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Introduction: WELL, IT HAPPENED THIS WAY. . .


In 1975 I was finally able to write a story that had been knocking about in my mind for ten years. It began with an undergraduate class in Horace which started me reading (and repeatedly rereading) the whole of that wonderful poet's work. I found particularly evocative the lament which I quote in my original story:

"And Crassus's wretched soldier takes a barbarian wife from his captors and grows old waging war for them." 

In a course in Chinese history a year or two later, the professor mentioned in passing a unit of troops armed like Romans which was destroyed in Central Asia in 36 B.C. at the height of Chinese westward expansion. He speculated that these were the men Horace refers to, captured by the Parthians at Carrhae in 53 B.C. and sold as mercenaries to kingdoms east of Mesopotamia.

I was trying to write sf back then, so it immediately occurred to me that there was a story there if only I could get to it. What if the folks who bought the Romans weren't Huns but rather interstellar aliens who wanted low-tech soldiers for commercial expansion (I got that notion from Andre Norton; one of many things I got from that fine writer)? And what if the alien wives were really alien?

The difference between an idea and a story is the difference between a wannabe and a writer; it was a long time before I was writer enough to tell that deceptively simple story. When I did I cast it in the historical present, copying the style of a passage in Sallust's Jugurthine Wars. This was a silly thing to do; but apart from that, I'm still pleased with the result.

The story, "Ranks of Bronze," went off to Galaxy magazine, edited by a fellow named Jim Baen who'd bought three other stories of mine. I was paid for the story before the magazine came out (unique in my experience of Galaxy at the time). As a result I was a lot less angry than I'd otherwise have been to see that the editor had added a couple hundred words to the conclusion without telling me.

I'm glad I didn't get angry, because if I had I'd also have had to apologize to Jim later, since he was absolutely correct in adding the exposition there. The story in Galaxy (and in every reprint) is a collaboration between Drake and Baen. (Jim and I continue to mesh well together, but we do so with fewer sparks nowadays.)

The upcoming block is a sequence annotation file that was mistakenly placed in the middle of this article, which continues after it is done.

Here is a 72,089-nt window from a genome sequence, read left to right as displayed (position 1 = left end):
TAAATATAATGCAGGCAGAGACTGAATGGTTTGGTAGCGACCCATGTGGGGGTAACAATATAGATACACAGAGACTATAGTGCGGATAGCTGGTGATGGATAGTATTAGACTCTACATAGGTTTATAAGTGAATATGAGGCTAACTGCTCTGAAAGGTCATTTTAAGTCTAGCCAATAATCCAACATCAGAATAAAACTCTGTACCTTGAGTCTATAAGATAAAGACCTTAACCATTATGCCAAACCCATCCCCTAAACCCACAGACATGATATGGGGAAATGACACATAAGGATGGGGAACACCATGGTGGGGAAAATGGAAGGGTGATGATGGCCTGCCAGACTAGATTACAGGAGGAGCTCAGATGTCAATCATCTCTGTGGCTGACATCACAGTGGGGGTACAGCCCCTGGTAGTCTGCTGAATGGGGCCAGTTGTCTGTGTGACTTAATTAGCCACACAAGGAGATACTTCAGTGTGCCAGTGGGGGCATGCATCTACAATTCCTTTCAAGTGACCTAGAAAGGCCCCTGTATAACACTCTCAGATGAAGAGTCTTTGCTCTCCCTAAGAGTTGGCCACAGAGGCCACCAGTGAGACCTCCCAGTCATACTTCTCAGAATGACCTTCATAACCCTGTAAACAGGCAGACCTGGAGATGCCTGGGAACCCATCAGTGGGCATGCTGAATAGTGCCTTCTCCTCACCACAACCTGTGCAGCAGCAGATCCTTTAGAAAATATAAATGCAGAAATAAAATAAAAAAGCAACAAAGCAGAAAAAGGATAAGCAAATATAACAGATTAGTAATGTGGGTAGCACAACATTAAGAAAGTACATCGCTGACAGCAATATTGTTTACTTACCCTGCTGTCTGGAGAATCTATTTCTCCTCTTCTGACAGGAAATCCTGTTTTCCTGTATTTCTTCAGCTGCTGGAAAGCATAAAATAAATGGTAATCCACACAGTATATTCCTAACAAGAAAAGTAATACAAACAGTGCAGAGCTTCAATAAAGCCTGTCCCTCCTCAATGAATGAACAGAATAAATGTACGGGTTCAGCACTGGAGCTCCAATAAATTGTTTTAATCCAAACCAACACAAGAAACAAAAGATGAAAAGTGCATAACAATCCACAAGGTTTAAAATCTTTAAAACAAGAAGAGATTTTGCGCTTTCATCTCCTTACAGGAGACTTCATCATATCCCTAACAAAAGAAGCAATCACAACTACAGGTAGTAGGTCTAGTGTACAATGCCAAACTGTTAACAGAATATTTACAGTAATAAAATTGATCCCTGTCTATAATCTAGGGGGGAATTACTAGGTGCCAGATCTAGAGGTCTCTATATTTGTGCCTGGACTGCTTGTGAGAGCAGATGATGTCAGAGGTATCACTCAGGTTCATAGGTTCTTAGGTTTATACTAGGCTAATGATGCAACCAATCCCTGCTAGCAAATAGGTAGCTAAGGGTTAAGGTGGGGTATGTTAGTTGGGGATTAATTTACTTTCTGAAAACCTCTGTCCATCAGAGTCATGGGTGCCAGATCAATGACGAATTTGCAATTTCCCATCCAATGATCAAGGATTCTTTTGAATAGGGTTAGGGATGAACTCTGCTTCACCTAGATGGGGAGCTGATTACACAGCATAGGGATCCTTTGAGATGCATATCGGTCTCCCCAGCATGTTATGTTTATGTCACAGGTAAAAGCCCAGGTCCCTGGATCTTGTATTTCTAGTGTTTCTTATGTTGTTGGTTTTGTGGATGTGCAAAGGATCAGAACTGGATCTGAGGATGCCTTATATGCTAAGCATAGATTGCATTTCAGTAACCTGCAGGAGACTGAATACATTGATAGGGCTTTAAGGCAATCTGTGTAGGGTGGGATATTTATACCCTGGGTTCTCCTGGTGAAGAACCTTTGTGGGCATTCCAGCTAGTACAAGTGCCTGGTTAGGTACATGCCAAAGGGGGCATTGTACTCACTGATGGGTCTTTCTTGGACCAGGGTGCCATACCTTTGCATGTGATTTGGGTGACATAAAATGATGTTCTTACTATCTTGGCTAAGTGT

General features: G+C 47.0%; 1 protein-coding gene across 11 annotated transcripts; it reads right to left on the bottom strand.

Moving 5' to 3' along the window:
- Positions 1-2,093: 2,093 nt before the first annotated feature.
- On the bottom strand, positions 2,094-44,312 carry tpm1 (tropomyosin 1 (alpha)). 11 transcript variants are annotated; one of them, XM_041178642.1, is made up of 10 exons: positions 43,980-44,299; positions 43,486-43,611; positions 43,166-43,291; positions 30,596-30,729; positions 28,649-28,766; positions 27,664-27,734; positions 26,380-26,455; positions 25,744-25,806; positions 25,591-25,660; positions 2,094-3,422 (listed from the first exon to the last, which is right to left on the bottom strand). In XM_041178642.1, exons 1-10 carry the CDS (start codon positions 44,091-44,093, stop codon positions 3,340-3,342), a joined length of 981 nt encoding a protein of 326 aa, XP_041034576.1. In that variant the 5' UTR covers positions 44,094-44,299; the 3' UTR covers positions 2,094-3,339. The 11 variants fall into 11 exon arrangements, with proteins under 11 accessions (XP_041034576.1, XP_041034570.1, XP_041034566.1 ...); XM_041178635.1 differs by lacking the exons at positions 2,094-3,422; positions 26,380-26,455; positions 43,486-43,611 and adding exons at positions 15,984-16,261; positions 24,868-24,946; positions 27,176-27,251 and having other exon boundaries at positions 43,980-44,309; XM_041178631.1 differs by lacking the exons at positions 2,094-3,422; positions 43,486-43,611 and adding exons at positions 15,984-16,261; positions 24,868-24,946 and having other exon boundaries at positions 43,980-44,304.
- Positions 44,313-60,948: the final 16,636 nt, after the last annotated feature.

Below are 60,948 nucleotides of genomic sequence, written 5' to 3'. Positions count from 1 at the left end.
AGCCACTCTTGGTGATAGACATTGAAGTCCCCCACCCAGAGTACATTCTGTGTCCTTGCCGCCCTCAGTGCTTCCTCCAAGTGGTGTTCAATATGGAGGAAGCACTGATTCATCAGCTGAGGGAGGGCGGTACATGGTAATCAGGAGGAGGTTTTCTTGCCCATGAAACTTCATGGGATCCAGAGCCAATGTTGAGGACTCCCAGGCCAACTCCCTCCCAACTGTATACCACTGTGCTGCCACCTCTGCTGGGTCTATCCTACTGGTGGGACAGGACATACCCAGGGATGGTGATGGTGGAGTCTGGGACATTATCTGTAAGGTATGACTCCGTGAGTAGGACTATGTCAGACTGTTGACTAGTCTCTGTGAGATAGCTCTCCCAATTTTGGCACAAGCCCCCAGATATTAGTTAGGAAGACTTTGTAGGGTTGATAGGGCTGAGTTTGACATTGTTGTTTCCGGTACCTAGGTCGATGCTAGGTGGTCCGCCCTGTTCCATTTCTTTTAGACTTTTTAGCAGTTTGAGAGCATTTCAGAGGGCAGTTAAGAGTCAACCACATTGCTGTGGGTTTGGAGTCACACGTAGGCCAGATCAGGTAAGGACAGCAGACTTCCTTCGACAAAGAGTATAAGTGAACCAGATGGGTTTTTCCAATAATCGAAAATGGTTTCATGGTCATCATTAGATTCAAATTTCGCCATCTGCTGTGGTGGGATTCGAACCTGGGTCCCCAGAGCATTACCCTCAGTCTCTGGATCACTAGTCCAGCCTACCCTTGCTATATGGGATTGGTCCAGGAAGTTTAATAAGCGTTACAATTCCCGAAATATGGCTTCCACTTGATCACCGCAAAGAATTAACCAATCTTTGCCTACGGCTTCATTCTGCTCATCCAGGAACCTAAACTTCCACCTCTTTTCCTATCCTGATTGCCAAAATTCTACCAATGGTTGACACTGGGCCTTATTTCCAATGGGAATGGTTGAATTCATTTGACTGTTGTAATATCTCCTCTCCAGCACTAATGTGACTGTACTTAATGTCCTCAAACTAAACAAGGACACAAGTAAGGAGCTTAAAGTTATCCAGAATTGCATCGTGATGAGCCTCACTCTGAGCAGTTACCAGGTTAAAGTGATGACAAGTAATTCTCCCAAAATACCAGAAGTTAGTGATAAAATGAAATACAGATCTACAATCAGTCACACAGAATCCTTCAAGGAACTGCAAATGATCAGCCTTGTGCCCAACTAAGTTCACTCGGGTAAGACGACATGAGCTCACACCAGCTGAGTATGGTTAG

Jim really liked "Ranks of Bronze"; so much so that when he started his own publishing house, Baen Books, the first thing he asked me to write for him was a novelization of that story. I agreed, though at the time I didn't know how I was going to do it.

The writing turned out to be easier than I'd expected (not least because I'd done an enormous amount of research for the short story, including reading the whole of Vegetius in Latin). I had things to learn about my craft (and still do today), but a lot of the bits came together right on this one.

The novel, also Ranks of Bronze, was a Novel of Education—a Bildungsroman, to use the normal German term for such a work. I started out with a young boy and ended with him having grown to manhood. Both Jim and I were very pleased with the book.

That's where the trouble started: Jim wanted a sequel. I was flabbergasted—you can't have a sequel to a Bildungsroman. What was I supposed to do? Take my character from adulthood to senility in the second volume?

Jim kept asking. I kept saying no. (I'm not good at saying no to friends, but on this one I was adamant.) Finally he got sneaky and suggested that I let three writers (whom he picked) do novellas in the Ranks of Bronze, and that these novellas be bound in with the original novel. I agreed, since I wasn't going to have to do any work myself and the project would get Jim off my back about doing a sequel.

Hope springs eternal. Or, alternatively, there's a sucker born every minute. . . .

What you see is a self-standing volume with some excellent new stories built around my original (well, Andre's original) concept, but with no other criteria. I told the writers they could do what they pleased. Eric wrote the sequel Jim was begging for, while Steve used the characters from my novel in a campaign I hadn't described. Dave and Mark did something completely different within the basic parameters. And I used Crassus's legion but not any of the characters I'd written about in the original novel.

So . . . it's been a long road but an interesting one. And after all, the road for the original survivors of Crassus's legions was longer yet.


Dave Drake



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